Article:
Corps of Good Citizens - Carnation-Duvall Citizen Corps gets word out about NE 124th

  • Written by Courtesy of Carnation-Duvall Citizen Corps

If something bad happens wherever you are, after you call 9-1-1 you call Citizen Corps, right?

Well, that depends, but that’s what King County did to help get the word out to residents about the partially-failed section of NE 124th Street just south of Duvall.
King County Roads went to the Office of Emergency Management who went to Kathy Brasch and Gene Laughlin who both started calling members of the Carnation-Duvall Community Emergency Response Team and the Snoqualmie Valley Amateur Radio Club.

NE124-1Jason Shirron, King County Office of Emergency Management, checks in Rowland Brasch, Teri Breitenbach, Barb Corbett and Heidi Grove, four of the 12 who turned out to inform Northeast 124th residents of the road lane closure forced by heavy rains. (Photos courtesy of King County)Twelve volunteers turned out Friday afternoon, February 17.

Around 120 homes received handouts with information about who to call for repair status and how to find information on the internet:
Temporary repairs along NE 124th Street include a diversion pipe (seen in the bottom left corner) that is keeping water from going under the road. A new temporary shoulder is also in place to help keep one lane open.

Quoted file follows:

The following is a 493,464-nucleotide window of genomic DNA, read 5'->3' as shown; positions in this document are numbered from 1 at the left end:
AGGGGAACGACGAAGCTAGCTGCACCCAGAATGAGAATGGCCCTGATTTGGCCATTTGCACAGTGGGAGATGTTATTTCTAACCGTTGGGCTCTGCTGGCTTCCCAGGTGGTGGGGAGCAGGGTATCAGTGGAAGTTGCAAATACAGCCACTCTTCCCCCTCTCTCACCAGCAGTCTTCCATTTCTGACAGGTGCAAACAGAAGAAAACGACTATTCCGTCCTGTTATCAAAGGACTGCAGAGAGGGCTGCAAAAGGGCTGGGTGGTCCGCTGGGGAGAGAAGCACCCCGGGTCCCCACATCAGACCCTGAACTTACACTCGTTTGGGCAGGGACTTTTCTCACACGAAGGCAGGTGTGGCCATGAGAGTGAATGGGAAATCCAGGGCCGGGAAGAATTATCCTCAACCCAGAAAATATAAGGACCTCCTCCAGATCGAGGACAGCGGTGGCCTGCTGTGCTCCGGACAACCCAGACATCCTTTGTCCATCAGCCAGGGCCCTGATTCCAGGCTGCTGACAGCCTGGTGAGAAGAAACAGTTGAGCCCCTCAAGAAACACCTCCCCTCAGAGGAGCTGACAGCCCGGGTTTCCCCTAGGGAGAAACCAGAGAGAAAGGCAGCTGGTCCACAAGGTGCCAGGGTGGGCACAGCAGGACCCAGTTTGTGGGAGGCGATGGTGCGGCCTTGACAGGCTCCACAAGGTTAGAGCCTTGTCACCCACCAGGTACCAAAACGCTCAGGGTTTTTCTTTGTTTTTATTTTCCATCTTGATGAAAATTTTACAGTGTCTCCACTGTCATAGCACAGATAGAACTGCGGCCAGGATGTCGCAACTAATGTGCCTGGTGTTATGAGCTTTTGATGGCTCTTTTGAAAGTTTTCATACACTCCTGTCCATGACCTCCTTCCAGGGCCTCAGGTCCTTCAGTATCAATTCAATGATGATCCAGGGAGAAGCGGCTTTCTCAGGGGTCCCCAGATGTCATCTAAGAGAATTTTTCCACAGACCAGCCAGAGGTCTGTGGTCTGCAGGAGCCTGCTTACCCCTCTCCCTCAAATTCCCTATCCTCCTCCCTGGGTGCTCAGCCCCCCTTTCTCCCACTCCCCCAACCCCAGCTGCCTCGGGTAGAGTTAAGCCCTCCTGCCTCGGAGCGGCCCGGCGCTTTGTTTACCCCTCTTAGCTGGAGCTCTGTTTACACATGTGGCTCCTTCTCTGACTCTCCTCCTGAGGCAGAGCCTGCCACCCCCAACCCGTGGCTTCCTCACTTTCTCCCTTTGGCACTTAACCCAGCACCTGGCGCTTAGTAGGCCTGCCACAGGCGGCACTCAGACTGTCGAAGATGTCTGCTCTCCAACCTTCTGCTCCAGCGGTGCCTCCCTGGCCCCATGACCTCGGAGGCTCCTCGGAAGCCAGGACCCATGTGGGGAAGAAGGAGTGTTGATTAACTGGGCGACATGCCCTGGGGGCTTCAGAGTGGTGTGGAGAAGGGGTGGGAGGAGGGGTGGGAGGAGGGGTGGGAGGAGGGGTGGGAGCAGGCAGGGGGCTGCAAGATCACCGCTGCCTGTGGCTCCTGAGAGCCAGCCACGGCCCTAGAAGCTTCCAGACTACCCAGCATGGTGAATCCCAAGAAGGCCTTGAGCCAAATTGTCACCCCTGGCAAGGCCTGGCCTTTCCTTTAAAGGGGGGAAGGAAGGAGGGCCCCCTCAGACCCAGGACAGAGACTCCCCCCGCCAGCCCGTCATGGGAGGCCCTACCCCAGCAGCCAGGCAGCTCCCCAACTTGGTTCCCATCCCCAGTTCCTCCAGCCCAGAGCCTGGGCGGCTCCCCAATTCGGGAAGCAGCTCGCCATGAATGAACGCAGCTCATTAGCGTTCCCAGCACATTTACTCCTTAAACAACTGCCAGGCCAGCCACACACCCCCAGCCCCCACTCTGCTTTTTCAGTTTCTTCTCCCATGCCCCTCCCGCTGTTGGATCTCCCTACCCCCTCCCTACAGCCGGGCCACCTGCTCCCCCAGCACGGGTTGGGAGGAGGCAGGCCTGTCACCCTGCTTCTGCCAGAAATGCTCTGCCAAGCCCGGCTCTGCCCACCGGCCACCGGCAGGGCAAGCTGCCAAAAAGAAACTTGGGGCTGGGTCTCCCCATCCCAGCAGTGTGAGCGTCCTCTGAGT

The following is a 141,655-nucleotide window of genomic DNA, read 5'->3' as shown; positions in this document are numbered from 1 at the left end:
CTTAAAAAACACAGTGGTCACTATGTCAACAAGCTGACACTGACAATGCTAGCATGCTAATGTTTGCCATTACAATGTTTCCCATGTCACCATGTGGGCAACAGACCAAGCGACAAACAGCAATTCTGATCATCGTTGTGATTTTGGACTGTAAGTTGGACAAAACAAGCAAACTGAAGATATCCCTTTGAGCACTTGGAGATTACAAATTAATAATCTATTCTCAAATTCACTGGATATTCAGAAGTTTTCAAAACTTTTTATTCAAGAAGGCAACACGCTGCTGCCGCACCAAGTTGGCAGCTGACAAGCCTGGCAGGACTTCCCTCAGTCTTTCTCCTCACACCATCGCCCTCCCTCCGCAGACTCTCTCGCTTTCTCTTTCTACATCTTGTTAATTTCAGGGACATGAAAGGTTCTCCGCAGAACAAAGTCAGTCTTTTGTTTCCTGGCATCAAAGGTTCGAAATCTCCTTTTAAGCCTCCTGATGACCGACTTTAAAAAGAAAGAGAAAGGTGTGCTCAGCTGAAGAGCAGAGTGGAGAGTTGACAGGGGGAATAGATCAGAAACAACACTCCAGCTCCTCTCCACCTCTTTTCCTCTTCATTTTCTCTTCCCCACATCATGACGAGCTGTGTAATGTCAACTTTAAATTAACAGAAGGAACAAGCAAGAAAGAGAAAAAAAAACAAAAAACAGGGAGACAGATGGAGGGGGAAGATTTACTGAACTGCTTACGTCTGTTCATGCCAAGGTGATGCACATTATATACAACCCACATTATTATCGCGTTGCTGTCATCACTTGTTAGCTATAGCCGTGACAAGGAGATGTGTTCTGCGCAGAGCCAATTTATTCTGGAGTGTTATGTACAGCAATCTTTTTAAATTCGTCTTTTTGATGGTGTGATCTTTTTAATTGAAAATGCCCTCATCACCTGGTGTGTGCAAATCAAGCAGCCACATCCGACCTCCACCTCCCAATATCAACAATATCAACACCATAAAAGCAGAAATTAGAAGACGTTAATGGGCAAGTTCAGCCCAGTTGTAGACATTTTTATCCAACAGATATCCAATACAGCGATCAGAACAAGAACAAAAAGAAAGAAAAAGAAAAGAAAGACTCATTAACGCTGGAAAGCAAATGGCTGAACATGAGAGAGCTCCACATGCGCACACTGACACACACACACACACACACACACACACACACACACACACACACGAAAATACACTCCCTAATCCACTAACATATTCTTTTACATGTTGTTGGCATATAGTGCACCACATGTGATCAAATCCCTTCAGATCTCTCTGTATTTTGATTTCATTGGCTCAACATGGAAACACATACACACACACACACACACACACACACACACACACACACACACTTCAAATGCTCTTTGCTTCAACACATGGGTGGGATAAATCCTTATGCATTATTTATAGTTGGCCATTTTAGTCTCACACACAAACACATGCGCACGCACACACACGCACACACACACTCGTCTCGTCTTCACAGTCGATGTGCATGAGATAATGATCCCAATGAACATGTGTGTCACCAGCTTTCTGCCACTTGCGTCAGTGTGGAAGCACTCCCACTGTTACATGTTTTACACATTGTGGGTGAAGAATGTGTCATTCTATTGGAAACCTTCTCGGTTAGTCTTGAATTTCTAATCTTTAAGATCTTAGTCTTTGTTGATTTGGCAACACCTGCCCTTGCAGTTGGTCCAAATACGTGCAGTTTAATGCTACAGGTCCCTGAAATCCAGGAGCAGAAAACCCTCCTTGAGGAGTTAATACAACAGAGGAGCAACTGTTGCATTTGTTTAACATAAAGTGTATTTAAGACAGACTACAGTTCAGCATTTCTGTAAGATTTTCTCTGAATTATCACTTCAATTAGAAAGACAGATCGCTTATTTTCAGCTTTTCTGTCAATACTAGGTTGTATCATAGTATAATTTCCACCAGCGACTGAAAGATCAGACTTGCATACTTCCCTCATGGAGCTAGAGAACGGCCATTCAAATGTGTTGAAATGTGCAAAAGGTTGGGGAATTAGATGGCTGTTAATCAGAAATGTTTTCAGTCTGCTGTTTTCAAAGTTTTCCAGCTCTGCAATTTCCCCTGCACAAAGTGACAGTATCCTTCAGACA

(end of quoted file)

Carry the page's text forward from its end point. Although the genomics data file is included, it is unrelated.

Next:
Kathy Brasch, Carnation-Duvall Citizen Corps vice-president, said, “Thank you to all of our amazing volunteers who helped distribute flyers to the neighborhood affected by the 124th slide: Teri Breitenbach, Rowland Brasch, Barbara Corbett, Andrew Dahlgaard, Heidi Grove, Gene Laughlin, Zane Rutledge, Mark Smith, Tyler Smith, Don Stanwyck, and Ben Thompson.” She added, “We couldn’t do it without you!”

Go to on the internet to find out more about Carnation-Duvall Citizen Corps and how it works to keep our community safer, stronger and better prepared.

Ed. Note: Road crews have done soil samples and will be rdy to do the repairs as soon as the weather gets better, according to King County Councilmember Kathy Lambert. The project is expected to cost about $500,000, she said.

The damaged area is about 100 feet long and is currently one lane for use by residents only.



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